During one of my winter visits to the Wilds, we encountered a living road block during a drive through pasture – a trio of Bactrian camels. An adult Bactrian camel is 6-7 feet tall at the shoulder and weighs up to a ton – the curb weight of the small pickup truck we were traveling in that day. A Bactrian camel has two humps, unlike its cousin, the single-humped camel, or Dromedary. A Bactrian camel can survive in temperatures from – 40 degrees C to + 40 degrees C, so Ohio’s coldest winters and hottest summers are easily handled by these large, central Asian  ungulates with their thick, warm coats. When  it finds water, a camel may drink 10-15 gallons at a time, and can survive without drinking for several months if necessary. Contrary to popular belief, the camel’s humps store fat, not water.

Cheetah enjoying a stroll in the snow, the Wilds
Cheetah enjoying a stroll in the snow, the Wilds

Although most of the animals at the Wilds are herbivores, there is also a carnivore center with cheetahs, African hunting dogs, and dholes, which are native to India. The cheetah is the world’s fastest land animal, capable of sprints up to 60 mph. The cheetahs at the Wilds are fed a meat-based diet, supplemented by the occasional cottontail rabbit or groundhog unlucky enough to stray into the cheetah’s enclosure. On balmy winter days, the cheetahs enjoy a walk in the snow.

American Bison, the Wilds
American Bison, the Wilds

The Wilds is home to a small herd of American bison, another animal renowned for its toughness and ability to survive in winter weather that would be lethal to more delicate animals, as well as people.

White-tailed Deer, the Wilds
White-tailed Deer, the Wilds

The Asian and African animals at the Wilds are heavily outnumbered by a large population of native white-tailed deer, dozens of which may be seen throughout the year as you drive along the perimeter roads that surround the Wilds. The photo above was taken from the Jeffrey Point Birding Station, which provides a spectacular view of the open grassland terrain at the Wilds. How many deer can you count in the photo?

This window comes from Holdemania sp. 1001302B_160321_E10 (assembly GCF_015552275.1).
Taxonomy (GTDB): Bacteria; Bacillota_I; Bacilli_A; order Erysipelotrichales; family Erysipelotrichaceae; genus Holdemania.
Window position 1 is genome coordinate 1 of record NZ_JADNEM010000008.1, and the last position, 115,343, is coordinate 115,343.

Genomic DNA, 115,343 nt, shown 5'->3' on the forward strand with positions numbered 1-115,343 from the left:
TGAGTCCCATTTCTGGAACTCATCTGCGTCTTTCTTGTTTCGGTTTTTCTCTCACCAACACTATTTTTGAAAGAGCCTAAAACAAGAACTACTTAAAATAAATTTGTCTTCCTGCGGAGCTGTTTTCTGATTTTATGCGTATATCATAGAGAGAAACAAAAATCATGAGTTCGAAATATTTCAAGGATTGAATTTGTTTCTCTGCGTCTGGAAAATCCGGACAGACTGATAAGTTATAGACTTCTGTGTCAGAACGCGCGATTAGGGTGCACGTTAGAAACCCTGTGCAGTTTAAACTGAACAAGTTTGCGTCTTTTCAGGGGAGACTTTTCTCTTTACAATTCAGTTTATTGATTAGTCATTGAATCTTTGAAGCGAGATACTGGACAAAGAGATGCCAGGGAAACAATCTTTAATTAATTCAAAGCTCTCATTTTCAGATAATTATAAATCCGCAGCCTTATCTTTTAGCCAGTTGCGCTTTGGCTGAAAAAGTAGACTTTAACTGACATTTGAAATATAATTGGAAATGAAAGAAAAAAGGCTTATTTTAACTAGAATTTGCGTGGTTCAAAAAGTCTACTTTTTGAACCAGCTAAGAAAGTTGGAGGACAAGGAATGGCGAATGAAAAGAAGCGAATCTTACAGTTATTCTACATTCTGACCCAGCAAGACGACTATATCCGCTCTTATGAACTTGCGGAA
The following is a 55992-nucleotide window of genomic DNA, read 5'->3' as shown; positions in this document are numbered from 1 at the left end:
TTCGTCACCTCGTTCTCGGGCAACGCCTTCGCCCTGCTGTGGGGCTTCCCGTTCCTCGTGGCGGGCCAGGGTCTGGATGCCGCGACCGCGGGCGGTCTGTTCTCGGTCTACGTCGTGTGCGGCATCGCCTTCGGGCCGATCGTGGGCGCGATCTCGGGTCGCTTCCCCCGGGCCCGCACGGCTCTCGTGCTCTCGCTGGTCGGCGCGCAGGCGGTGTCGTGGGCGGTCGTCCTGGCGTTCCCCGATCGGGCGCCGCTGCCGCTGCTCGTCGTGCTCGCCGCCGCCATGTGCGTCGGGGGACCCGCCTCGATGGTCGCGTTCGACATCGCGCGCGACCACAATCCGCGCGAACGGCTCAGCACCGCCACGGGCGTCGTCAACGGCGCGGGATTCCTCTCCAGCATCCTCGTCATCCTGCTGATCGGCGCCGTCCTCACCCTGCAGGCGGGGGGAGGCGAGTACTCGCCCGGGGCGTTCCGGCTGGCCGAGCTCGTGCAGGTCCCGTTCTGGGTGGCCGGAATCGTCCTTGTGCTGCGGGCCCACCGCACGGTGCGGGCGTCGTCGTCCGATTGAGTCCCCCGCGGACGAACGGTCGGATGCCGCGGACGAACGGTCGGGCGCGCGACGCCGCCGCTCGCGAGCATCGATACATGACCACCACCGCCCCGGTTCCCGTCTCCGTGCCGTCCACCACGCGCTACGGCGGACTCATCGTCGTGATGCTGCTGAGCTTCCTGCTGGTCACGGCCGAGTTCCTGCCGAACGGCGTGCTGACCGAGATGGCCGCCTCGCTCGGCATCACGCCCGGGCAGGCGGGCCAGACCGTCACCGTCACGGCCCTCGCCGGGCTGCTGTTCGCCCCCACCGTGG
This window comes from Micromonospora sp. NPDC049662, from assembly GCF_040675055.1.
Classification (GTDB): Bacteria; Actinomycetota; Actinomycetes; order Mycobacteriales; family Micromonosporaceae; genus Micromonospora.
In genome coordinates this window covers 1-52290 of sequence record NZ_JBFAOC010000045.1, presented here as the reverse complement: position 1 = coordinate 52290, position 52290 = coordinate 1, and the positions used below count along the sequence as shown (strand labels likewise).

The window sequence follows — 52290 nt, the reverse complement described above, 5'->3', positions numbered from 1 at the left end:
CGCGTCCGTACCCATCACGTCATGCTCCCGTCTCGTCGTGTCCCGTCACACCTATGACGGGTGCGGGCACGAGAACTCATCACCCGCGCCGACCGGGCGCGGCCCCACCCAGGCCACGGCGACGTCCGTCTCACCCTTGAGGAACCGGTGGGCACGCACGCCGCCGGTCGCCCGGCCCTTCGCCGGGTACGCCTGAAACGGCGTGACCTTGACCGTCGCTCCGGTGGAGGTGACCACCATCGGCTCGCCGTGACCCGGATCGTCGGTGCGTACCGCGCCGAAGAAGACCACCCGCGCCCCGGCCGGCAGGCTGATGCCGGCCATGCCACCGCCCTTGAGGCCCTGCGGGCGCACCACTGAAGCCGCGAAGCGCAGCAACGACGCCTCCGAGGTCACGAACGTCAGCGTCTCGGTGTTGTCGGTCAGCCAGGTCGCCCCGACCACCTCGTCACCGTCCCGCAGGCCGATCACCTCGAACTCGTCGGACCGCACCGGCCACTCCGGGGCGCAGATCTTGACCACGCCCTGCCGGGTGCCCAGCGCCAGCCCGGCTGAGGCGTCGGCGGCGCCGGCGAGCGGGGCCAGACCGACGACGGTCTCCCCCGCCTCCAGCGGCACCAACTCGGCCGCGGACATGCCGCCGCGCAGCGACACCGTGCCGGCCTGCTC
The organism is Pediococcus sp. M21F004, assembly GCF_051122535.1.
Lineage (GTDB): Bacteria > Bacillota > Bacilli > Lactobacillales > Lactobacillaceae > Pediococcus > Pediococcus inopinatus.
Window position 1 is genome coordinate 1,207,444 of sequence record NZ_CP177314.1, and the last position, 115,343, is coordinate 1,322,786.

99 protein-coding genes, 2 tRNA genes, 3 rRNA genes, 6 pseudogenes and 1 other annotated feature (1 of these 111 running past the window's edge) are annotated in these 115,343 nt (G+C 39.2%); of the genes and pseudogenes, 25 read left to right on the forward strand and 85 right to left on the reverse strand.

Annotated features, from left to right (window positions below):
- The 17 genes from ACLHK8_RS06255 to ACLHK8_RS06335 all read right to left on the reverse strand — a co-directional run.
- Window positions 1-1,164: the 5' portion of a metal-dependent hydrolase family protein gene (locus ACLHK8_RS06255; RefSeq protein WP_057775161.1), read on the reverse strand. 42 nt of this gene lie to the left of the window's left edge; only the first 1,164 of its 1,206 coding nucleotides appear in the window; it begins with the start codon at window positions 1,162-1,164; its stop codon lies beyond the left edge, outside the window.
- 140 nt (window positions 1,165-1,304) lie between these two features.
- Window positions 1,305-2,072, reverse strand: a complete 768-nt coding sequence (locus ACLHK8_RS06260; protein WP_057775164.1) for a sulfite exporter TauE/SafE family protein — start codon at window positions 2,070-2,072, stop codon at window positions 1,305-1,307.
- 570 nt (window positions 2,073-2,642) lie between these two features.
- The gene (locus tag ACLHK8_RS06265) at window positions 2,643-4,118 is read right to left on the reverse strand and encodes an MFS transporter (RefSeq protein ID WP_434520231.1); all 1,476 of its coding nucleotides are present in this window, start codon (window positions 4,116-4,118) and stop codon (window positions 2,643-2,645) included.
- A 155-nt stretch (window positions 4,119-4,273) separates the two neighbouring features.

Short-eared Owl, the Wilds
Short-eared Owl, the Wilds

The Wilds and the AEP Recreation Lands nearby are a prime destination for birders throughout the year. In winter many raptors may be seen, attracted by the large population of rodents that live in the grassland habitat. You can expect to see northern harriers, rough-legged hawks, an occasional prairie falcon, bald eagles and even a golden eagle from time to time. Short-eared owls are also regular winter residents at the Wilds, and may be seen at twilight flying above the grasslands like giant moths.  Northern shrikes and eastern meadowlarks have also been observed here in winter.

Trumpeter Swans, the Wilds
Trumpeter Swans, the Wilds

The Wilds is also home to a small breeding population of trumpeter swans, the largest species of waterfowl in North America. Trumpeter swans were extirpated from Ohio during the 1800s, but a small population of 25-35 breeding pairs has been reestablished in the Buckeye State over the past several decades. This group was sunbathing on the ice covering one of the many lakes at the Wilds.

The Wilds is closed to the public during the winter months, but winter tours are available by appointment. Also popular is the annual winter birding visit to the Wilds organized by the Ohio Ornithological Society (OOS), which attracts 100-150 people. Known as the Wilds Winter Raptor Extravaganza, this trip will be held on Saturday, January 17th, 2015. For more information, check out the OOS website. For more details about winter tours, visit the Wilds website.